Saturday, July 30, 2011

Laura Ellen Scott, On Reading

"Reading is travel. I read to go. This probably means that everything is travel writing."

{Laura Ellen Scott's debut novel, Death Wishing, will be released by Ig Publishing in October 2011. Her collection of 21 creepy little stories, Curio, is available for free download from Uncanny Valley Press.}

Saturday, July 23, 2011

Emily Rapp, On Reading

"I suffered from insomnia as a child. During those all-night benders of wakefulness, I always reached for The Little House on the Prairie series. Sitting on the windowsill and staring out the dark window, I was comforted – and quite possibly kept awake – by this frontier family’s tales of hardship. Blizzards, famines, crops ruined by neglect or a fatal miscalculation. These were books with real stakes, the only kinds of books I've ever enjoyed reading. I would read three and four books in one night, obsessively plowing through them. And thus my obsessive reading habit began. I still eat books – at least one a week – and whereas I used to read to escape my life, I read now to enrich it. I read to learn what other authors have done differently, sometimes badly. I read to learn about the world through the eyes of another human person telling a story, real or imagined or both. I believe that reading is one of the deepest human connections we make in our fragmented world – being inside the theater of another person’s mind and heart is a unique and terribly human experience. Reading – this authentic connection between author and reader -- is not just an insomniac’s go to activity, it’s also a way of staying human in an increasingly inhumane world."

Emily Rapp is the author of Poster Child: A Memoir, and many essays and stories. She currently teaches creative writing and literature at the Santa Fe University of Art and Design. Her next book, Dear Dr. Frankenstein: A Love Story, is about her journey with her son Ronan, who is dying of Tay-Sachs disease. Visit her website here, and her blog, Our Little Seal, can be found here.}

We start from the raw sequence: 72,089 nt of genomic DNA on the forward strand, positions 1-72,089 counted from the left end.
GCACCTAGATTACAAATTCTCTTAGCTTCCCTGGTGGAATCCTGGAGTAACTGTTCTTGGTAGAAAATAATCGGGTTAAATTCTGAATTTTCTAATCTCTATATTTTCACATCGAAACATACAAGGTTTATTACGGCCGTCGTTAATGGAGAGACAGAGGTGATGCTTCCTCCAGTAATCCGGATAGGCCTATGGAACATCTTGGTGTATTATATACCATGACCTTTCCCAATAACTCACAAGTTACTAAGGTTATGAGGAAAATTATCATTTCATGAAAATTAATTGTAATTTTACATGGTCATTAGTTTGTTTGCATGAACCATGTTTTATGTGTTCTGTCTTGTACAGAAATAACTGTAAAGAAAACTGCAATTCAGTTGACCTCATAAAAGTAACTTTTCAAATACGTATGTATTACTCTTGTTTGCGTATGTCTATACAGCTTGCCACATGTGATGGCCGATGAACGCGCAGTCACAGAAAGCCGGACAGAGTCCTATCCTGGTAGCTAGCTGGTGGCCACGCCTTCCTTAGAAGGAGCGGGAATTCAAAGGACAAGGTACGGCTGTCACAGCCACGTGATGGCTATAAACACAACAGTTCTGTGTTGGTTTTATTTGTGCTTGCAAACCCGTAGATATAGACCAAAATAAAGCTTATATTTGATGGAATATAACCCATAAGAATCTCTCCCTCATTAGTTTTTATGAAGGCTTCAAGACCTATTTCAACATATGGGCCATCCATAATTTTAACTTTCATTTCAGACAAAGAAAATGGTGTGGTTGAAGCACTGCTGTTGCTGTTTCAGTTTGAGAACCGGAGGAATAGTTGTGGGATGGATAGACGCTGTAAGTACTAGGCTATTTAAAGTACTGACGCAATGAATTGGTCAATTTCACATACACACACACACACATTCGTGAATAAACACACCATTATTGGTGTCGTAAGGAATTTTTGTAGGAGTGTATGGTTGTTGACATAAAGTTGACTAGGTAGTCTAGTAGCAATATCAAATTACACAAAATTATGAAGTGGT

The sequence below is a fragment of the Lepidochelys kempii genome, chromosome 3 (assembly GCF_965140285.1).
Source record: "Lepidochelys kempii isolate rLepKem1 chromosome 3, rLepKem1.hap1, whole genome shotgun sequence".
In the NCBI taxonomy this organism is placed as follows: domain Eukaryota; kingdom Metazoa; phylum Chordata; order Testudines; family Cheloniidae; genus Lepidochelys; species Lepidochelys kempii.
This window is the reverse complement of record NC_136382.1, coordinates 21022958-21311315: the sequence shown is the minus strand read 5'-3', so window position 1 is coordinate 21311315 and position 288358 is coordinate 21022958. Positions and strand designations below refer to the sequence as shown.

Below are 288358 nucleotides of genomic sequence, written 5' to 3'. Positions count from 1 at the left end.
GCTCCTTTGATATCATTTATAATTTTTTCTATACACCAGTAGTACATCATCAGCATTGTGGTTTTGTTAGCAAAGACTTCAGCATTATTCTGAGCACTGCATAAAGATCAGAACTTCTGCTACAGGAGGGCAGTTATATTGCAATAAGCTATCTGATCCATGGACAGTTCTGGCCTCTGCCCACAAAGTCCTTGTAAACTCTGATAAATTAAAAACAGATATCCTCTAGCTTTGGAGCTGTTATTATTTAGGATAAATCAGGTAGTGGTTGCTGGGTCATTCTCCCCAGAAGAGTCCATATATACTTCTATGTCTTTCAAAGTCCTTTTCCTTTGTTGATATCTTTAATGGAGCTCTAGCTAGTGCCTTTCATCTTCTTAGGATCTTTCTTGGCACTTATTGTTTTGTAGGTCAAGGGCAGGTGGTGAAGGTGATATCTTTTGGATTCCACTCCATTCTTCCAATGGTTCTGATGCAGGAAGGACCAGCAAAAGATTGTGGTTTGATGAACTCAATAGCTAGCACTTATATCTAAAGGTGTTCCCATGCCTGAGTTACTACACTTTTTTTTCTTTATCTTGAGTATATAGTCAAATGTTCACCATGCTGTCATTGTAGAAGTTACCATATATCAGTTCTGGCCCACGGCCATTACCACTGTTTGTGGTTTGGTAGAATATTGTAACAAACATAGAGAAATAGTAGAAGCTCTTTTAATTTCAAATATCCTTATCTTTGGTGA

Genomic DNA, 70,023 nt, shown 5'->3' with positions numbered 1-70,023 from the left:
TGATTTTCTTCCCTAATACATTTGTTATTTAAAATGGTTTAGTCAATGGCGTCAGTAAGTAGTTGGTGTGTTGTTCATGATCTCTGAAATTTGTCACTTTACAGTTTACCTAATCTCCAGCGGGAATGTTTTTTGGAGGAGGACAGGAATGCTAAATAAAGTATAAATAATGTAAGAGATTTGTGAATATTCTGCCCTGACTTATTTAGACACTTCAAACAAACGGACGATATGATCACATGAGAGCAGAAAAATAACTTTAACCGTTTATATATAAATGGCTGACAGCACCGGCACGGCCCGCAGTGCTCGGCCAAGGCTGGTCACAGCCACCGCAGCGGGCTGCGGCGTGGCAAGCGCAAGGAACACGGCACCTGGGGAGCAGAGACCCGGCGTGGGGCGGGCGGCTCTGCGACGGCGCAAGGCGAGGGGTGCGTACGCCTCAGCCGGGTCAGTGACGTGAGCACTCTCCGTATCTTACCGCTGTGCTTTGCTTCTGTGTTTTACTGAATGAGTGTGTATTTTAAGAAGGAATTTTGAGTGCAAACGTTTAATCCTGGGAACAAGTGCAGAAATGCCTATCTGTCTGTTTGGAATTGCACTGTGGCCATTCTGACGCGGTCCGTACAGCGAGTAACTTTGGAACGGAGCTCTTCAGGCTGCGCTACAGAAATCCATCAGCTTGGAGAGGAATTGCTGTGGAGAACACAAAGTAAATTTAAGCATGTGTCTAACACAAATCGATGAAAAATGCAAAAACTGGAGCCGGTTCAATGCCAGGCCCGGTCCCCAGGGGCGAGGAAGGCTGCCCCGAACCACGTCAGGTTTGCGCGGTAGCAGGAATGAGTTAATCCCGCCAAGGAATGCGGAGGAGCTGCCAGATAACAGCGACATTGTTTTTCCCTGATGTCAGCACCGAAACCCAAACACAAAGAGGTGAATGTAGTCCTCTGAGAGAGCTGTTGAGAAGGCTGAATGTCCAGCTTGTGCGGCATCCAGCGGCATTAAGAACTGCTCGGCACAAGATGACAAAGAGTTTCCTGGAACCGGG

Wednesday, July 13, 2011

Noah Eli Gordon, On Reading

"I’m watching a recent episode of That Metal Show online, co-hosted by Eddie Trunk, Jim Florentine and Don Jamieson, who interview mostly forgotten heavy metal stars. That the show focuses on a genre that peeked in popularity two decades ago fills the whole production with an air of dejection. Every conversation here hinges on nostalgia; it’s all past tense. Tonight, one of their guests is Sebastian Bach, Skid Row’s original singer. In a segment called Stump the Trunk, where audience members ask Eddie Trunk obscure metal trivia questions, Bach suddenly skitters across the set to stand next to Jim Florentine, who is taking questions from the audience. The move seems unscripted, and although Florentine appears a little surprised, he offers Bach the mic.

Okay, I have a question for Eddie. Eddie, you used to work at Atlantic Records, right? Megafocre, part of…they were distributed by Atlantic. Okay, so you signed Ace Frehley. Is that correct? Correct. I would like you to name the three songs that I sing on Ace’s record Trouble Walkin’. Eddie answers, but he can’t name all three, so according to the show’s rules, Bach gets to reach into what’s called Eddie Trunk’s Box of Junk and pull out a prize. These are mostly promo materials, new CDs, box sets, musical biographies. Bach reaches in, rejects the first few things he pulls out. Okay, Jim Norton’s Disciple, I’ll take this, he says, tapping the CD cover. Yeah, that’s a good one, Florentine interrupts, His new CD, Despicable.